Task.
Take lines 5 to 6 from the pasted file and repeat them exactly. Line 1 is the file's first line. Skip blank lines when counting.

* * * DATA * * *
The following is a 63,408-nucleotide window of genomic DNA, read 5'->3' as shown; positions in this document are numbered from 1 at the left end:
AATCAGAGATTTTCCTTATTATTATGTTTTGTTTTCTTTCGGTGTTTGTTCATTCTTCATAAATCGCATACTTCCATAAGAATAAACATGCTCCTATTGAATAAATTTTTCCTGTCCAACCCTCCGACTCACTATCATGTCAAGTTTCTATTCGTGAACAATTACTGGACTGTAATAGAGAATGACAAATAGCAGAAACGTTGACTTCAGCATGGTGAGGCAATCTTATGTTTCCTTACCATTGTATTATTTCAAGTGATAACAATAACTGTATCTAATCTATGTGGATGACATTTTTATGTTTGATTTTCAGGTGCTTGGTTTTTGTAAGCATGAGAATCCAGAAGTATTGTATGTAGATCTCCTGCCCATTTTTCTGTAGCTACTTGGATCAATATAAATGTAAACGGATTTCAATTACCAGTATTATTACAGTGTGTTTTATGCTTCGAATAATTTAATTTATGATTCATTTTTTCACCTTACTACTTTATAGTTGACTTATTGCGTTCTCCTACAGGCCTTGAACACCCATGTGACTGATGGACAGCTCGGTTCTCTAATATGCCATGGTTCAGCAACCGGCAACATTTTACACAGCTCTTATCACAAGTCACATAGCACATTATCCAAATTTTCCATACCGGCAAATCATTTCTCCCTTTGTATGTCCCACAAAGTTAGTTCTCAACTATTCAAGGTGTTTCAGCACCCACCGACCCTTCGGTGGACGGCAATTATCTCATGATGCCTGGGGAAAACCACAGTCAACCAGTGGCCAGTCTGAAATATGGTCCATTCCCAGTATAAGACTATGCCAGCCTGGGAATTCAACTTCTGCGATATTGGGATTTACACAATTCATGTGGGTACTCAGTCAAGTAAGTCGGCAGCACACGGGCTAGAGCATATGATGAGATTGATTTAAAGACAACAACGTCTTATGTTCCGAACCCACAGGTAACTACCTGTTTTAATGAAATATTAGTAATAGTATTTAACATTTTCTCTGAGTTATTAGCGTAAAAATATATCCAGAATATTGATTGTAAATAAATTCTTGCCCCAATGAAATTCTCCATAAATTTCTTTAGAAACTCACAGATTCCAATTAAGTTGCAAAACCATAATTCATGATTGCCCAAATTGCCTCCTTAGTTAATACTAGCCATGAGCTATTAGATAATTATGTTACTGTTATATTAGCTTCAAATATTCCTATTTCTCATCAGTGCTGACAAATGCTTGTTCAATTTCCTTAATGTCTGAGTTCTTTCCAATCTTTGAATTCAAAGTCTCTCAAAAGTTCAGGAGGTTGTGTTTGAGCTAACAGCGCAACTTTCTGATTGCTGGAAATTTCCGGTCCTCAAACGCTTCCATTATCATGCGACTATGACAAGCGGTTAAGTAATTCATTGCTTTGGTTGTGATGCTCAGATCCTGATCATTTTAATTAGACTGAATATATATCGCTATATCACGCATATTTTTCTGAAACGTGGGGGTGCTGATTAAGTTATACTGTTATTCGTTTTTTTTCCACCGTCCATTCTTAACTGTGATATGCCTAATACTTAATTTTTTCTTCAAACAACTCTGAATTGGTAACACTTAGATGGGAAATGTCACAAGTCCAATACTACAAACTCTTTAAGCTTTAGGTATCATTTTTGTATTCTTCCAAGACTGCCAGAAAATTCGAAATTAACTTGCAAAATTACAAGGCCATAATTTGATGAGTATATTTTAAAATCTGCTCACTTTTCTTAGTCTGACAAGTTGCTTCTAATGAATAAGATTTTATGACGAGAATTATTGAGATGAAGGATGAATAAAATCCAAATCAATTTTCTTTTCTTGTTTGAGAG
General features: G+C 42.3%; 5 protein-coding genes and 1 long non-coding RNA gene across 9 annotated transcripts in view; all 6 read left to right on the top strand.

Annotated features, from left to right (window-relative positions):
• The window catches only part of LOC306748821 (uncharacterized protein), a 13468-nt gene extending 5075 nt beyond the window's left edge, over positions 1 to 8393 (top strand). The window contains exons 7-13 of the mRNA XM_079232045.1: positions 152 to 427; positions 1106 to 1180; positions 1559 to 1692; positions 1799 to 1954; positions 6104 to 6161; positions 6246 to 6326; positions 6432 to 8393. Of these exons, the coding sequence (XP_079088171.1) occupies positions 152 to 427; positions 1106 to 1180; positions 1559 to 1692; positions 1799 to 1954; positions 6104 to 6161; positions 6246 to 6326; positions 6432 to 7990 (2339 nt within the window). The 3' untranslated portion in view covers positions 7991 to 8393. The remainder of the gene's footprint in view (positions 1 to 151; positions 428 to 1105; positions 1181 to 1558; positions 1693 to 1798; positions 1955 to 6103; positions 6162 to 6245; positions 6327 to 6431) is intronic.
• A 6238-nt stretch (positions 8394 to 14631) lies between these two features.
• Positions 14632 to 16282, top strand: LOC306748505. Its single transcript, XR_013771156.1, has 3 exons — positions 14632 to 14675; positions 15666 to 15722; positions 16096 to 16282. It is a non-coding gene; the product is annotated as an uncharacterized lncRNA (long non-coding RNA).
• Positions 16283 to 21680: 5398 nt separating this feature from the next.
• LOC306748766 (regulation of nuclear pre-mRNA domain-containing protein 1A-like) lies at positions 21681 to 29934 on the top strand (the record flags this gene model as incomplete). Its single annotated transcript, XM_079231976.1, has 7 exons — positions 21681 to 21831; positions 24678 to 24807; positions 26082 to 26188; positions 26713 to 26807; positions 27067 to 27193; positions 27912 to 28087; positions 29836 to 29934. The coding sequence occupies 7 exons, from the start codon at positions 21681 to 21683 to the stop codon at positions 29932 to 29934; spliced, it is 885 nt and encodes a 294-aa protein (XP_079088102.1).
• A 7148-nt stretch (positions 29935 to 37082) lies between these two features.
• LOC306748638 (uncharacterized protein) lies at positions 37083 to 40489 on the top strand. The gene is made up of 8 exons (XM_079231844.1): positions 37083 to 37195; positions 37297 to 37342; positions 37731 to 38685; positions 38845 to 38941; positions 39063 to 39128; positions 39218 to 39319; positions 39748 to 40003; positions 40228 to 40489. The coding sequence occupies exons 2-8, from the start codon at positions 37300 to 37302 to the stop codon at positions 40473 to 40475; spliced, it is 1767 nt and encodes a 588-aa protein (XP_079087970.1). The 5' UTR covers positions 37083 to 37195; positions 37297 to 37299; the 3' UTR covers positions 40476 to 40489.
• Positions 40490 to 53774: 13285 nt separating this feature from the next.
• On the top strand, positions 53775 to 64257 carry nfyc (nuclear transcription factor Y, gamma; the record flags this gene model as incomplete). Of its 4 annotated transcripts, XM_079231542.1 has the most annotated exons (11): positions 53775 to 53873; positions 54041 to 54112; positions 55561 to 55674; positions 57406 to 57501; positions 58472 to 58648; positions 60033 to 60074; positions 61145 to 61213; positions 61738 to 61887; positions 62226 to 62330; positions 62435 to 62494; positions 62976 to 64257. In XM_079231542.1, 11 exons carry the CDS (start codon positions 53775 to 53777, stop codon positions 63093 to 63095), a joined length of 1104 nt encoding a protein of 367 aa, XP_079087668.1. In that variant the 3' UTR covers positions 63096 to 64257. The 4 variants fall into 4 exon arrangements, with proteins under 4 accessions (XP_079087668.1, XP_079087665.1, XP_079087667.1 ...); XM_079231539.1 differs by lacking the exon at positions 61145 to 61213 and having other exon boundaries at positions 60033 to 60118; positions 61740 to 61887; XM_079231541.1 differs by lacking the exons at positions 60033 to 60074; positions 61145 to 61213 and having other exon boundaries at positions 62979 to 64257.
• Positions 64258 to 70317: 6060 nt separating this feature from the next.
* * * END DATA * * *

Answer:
• The window catches only part of LOC306748821 (uncharacterized protein), a 13468-nt gene extending 5075 nt beyond the window's left edge, over positions 1 to 8393 (top strand). The window contains exons 7-13 of the mRNA XM_079232045.1: positions 152 to 427; positions 1106 to 1180; positions 1559 to 1692; positions 1799 to 1954; positions 6104 to 6161; positions 6246 to 6326; positions 6432 to 8393. Of these exons, the coding sequence (XP_079088171.1) occupies positions 152 to 427; positions 1106 to 1180; positions 1559 to 1692; positions 1799 to 1954; positions 6104 to 6161; positions 6246 to 6326; positions 6432 to 7990 (2339 nt within the window). The 3' untranslated portion in view covers positions 7991 to 8393. The remainder of the gene's footprint in view (positions 1 to 151; positions 428 to 1105; positions 1181 to 1558; positions 1693 to 1798; positions 1955 to 6103; positions 6162 to 6245; positions 6327 to 6431) is intronic.
• A 6238-nt stretch (positions 8394 to 14631) lies between these two features.